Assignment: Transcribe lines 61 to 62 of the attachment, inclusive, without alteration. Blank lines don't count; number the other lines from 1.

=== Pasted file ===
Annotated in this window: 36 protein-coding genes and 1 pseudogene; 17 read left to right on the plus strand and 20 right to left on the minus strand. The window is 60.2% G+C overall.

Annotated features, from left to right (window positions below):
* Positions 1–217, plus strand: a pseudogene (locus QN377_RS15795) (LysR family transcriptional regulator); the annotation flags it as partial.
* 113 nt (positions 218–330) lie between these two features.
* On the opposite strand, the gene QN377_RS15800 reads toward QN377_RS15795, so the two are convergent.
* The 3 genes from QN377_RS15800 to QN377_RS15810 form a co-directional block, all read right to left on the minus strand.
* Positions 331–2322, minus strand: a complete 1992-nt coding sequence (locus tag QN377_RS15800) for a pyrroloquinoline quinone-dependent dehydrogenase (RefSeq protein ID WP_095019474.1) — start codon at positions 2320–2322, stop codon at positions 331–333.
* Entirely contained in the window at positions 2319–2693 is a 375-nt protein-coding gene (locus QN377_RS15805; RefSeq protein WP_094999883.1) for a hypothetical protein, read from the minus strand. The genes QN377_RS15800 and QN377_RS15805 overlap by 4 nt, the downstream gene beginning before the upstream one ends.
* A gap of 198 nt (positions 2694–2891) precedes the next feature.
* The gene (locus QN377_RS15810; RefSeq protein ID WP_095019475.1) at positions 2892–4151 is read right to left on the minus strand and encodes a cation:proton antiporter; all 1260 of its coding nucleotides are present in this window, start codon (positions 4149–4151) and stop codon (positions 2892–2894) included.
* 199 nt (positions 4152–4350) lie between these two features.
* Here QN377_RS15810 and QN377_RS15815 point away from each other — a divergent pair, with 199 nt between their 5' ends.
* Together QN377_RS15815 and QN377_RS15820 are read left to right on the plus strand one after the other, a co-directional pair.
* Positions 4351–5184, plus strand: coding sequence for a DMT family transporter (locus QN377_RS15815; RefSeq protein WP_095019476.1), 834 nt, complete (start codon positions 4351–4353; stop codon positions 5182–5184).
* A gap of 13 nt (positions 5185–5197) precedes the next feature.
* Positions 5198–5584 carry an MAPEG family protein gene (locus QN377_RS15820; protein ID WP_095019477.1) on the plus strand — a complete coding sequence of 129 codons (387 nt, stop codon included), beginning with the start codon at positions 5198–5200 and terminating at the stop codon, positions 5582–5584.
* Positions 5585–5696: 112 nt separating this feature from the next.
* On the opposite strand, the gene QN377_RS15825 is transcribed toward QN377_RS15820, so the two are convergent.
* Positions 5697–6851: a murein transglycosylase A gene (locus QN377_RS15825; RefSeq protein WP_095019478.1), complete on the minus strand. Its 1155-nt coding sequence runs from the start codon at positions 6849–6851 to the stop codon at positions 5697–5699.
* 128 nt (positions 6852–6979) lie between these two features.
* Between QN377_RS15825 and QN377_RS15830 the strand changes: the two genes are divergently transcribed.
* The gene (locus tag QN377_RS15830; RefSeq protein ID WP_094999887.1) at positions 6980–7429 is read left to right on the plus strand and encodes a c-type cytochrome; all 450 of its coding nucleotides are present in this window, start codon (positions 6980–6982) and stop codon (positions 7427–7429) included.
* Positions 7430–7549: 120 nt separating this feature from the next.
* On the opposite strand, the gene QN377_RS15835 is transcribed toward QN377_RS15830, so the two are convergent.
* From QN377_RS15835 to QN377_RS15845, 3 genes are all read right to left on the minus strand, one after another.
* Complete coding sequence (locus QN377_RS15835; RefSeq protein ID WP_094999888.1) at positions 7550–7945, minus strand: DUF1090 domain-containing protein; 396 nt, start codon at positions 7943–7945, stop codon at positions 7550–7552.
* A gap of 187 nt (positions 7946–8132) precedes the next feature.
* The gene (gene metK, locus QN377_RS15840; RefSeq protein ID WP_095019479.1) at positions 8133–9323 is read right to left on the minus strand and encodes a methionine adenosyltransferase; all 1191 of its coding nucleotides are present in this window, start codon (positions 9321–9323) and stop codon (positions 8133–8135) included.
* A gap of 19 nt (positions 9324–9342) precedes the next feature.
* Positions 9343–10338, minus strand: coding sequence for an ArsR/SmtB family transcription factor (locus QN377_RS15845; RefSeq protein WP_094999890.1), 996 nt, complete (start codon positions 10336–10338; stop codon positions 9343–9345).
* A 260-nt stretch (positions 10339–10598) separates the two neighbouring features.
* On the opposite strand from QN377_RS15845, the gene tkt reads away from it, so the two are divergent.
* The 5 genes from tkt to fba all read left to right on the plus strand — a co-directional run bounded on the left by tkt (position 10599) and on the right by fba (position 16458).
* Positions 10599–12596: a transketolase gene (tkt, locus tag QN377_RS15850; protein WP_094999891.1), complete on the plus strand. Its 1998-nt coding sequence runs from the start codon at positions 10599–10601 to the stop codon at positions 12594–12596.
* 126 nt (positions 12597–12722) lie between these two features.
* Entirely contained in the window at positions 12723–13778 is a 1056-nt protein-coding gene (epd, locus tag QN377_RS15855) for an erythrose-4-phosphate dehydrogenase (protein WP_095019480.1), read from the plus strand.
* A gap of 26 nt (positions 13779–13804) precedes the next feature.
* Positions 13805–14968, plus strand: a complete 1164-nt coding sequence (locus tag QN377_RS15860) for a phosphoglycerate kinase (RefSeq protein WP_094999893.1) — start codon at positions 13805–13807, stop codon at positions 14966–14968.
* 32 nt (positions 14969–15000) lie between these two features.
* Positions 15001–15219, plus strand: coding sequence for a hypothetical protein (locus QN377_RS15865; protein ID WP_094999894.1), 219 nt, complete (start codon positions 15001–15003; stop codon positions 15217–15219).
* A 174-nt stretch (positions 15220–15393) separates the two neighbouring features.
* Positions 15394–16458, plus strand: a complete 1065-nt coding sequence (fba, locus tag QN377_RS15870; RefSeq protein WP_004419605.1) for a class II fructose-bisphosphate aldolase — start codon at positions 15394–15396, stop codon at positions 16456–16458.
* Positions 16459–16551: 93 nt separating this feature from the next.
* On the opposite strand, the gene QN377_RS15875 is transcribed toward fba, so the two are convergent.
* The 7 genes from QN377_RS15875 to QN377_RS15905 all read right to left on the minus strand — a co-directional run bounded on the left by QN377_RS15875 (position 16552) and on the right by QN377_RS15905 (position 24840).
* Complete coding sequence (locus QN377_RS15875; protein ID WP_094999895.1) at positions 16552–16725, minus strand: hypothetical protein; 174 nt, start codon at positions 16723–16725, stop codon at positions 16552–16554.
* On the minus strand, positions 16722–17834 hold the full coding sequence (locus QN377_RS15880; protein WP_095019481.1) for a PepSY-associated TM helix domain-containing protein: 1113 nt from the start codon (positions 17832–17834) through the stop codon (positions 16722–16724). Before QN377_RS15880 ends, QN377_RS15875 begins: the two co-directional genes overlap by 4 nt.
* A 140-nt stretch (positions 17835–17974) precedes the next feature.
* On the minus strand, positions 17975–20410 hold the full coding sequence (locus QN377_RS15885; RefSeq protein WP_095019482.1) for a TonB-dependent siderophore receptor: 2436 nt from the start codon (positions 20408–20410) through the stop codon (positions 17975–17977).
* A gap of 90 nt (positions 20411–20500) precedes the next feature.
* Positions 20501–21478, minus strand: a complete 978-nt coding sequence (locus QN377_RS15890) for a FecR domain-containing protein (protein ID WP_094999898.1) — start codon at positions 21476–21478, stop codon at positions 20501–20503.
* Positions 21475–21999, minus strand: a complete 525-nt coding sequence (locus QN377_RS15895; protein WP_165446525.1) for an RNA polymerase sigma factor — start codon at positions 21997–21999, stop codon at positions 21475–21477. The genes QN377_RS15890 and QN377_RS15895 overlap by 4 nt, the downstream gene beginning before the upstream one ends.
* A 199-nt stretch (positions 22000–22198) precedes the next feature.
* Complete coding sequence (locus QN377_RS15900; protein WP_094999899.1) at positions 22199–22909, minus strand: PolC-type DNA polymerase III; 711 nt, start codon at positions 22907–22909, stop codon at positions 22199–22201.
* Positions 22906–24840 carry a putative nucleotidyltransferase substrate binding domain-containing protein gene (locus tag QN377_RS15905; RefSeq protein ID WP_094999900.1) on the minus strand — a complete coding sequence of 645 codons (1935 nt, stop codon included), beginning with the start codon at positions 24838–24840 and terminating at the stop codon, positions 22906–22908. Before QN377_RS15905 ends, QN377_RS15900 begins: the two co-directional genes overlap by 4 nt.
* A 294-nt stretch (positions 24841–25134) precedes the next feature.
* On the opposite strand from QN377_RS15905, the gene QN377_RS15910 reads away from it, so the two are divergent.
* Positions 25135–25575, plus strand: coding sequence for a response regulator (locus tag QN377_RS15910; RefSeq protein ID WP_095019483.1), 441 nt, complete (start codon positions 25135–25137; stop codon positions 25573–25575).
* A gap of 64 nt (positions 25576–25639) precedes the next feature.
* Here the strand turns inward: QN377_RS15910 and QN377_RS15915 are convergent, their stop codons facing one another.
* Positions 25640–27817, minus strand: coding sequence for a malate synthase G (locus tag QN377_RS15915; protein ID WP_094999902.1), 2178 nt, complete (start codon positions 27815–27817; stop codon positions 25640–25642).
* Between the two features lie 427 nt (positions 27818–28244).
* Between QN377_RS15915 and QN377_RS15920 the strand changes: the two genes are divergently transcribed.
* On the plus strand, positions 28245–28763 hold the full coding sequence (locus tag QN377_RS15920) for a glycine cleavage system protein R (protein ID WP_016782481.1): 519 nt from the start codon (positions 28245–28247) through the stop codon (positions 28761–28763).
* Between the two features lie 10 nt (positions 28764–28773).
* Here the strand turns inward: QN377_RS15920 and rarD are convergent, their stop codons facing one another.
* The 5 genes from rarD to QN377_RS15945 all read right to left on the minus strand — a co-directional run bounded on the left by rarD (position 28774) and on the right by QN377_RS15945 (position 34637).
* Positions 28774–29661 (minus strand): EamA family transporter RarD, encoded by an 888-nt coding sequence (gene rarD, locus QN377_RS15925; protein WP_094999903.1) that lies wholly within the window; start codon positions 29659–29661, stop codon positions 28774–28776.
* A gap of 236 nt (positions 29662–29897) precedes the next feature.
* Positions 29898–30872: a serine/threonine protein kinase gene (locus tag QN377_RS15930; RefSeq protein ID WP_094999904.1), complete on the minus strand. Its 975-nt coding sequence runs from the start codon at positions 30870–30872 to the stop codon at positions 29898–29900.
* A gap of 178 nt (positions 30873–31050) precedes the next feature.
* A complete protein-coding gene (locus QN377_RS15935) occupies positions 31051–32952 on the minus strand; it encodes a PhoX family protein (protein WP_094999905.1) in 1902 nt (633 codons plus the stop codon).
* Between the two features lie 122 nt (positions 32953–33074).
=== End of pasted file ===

* Positions 25640–27817, minus strand: coding sequence for a malate synthase G (locus tag QN377_RS15915; protein ID WP_094999902.1), 2178 nt, complete (start codon positions 27815–27817; stop codon positions 25640–25642).
* Between the two features lie 427 nt (positions 27818–28244).